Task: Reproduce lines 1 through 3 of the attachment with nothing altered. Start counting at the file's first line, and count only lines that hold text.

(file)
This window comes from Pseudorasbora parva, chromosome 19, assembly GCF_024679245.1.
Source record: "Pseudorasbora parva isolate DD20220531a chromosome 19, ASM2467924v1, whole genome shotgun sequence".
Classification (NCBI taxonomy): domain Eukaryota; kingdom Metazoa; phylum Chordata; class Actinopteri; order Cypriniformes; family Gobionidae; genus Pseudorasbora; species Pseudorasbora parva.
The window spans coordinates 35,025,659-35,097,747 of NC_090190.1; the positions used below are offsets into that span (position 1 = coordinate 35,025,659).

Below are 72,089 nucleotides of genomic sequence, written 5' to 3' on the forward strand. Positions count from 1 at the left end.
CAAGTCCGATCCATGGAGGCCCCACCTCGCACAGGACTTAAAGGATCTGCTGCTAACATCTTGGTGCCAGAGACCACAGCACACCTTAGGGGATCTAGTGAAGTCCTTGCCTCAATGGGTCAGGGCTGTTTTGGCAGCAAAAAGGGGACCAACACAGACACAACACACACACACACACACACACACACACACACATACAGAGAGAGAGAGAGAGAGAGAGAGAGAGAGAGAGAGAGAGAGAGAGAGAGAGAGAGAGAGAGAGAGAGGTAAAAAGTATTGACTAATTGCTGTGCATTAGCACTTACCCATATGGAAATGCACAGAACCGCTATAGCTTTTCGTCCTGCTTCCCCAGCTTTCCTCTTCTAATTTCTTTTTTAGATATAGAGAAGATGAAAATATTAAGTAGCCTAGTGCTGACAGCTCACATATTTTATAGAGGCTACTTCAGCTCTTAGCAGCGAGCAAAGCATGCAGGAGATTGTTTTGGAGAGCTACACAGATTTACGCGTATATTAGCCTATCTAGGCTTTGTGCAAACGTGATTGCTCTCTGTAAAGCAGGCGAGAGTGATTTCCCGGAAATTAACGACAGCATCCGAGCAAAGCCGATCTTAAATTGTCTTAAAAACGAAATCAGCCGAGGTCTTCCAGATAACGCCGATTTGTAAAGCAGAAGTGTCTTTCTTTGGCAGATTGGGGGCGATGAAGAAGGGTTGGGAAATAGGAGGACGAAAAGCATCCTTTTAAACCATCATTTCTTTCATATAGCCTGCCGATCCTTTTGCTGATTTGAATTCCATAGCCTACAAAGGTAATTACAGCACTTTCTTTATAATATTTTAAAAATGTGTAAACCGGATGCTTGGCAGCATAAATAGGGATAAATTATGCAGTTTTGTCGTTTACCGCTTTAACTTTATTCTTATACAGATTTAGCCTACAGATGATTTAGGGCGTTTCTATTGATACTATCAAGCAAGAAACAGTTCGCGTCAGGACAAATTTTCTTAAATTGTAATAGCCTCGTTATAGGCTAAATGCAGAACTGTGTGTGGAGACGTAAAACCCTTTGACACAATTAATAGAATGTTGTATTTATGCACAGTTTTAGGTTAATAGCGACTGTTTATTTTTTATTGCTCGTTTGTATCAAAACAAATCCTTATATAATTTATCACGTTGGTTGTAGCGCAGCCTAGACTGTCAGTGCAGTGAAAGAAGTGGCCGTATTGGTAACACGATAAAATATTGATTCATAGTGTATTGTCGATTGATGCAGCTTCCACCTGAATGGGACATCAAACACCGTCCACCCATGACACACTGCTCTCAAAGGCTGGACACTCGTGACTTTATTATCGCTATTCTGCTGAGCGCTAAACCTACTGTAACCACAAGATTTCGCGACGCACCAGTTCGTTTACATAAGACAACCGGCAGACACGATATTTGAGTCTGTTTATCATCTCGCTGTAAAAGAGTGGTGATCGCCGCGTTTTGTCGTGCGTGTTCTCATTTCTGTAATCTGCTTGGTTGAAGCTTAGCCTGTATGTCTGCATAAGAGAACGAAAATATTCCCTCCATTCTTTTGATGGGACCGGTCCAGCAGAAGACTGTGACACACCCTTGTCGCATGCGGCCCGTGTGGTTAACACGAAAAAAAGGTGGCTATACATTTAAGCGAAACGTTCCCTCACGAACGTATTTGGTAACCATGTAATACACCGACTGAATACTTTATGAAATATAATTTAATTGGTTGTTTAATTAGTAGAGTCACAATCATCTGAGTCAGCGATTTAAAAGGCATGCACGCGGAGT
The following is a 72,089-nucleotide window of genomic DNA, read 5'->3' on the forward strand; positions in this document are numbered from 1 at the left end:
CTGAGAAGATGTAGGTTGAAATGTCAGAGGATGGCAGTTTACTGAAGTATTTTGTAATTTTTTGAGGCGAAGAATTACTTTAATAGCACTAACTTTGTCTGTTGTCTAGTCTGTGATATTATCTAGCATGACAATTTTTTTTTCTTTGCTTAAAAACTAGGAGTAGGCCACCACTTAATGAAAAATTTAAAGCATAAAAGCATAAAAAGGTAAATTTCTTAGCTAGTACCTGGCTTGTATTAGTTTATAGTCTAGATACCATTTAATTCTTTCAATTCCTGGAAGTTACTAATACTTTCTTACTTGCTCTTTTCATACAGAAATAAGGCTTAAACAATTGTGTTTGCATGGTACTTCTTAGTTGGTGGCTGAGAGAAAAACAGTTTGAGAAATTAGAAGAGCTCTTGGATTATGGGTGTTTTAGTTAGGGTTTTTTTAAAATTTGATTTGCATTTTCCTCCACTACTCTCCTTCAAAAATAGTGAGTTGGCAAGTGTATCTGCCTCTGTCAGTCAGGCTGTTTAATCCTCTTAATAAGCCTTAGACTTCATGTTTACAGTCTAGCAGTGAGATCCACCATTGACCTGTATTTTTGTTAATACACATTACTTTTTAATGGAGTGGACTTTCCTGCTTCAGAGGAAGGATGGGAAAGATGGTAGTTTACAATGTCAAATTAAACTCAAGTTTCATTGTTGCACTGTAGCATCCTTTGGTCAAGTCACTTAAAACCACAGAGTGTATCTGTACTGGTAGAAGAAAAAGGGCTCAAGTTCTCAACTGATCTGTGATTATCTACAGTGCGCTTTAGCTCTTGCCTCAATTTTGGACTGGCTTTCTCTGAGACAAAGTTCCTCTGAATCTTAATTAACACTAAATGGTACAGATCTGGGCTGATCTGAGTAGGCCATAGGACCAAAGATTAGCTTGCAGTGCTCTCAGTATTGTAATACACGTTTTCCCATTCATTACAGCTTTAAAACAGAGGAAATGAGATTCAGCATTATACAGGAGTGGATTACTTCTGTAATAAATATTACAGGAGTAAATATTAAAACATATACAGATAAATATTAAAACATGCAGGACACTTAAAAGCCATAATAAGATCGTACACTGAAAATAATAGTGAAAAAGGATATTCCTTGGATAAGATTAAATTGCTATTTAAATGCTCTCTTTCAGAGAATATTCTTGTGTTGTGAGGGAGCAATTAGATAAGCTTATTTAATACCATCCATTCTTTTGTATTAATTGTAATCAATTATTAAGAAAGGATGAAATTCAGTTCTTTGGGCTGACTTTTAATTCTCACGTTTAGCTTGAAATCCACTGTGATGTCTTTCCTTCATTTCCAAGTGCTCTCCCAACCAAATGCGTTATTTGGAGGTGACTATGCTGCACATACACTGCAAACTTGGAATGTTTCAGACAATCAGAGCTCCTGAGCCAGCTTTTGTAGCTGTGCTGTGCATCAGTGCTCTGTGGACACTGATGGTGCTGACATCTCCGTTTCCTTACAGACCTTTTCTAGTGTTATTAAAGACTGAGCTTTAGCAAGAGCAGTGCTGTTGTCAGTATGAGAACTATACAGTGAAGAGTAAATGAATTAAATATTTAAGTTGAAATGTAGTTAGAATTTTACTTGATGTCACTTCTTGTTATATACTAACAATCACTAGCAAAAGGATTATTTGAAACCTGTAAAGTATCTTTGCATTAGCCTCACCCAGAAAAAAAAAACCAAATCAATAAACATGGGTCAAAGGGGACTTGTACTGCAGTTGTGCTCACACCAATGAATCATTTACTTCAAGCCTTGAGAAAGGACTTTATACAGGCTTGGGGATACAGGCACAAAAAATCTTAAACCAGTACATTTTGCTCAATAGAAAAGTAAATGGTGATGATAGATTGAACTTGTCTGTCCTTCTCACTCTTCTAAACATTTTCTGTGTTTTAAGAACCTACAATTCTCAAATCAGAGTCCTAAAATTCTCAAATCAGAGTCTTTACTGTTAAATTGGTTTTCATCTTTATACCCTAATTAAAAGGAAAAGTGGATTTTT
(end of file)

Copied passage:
This window comes from Pseudorasbora parva, chromosome 19, assembly GCF_024679245.1.
Source record: "Pseudorasbora parva isolate DD20220531a chromosome 19, ASM2467924v1, whole genome shotgun sequence".
Classification (NCBI taxonomy): domain Eukaryota; kingdom Metazoa; phylum Chordata; class Actinopteri; order Cypriniformes; family Gobionidae; genus Pseudorasbora; species Pseudorasbora parva.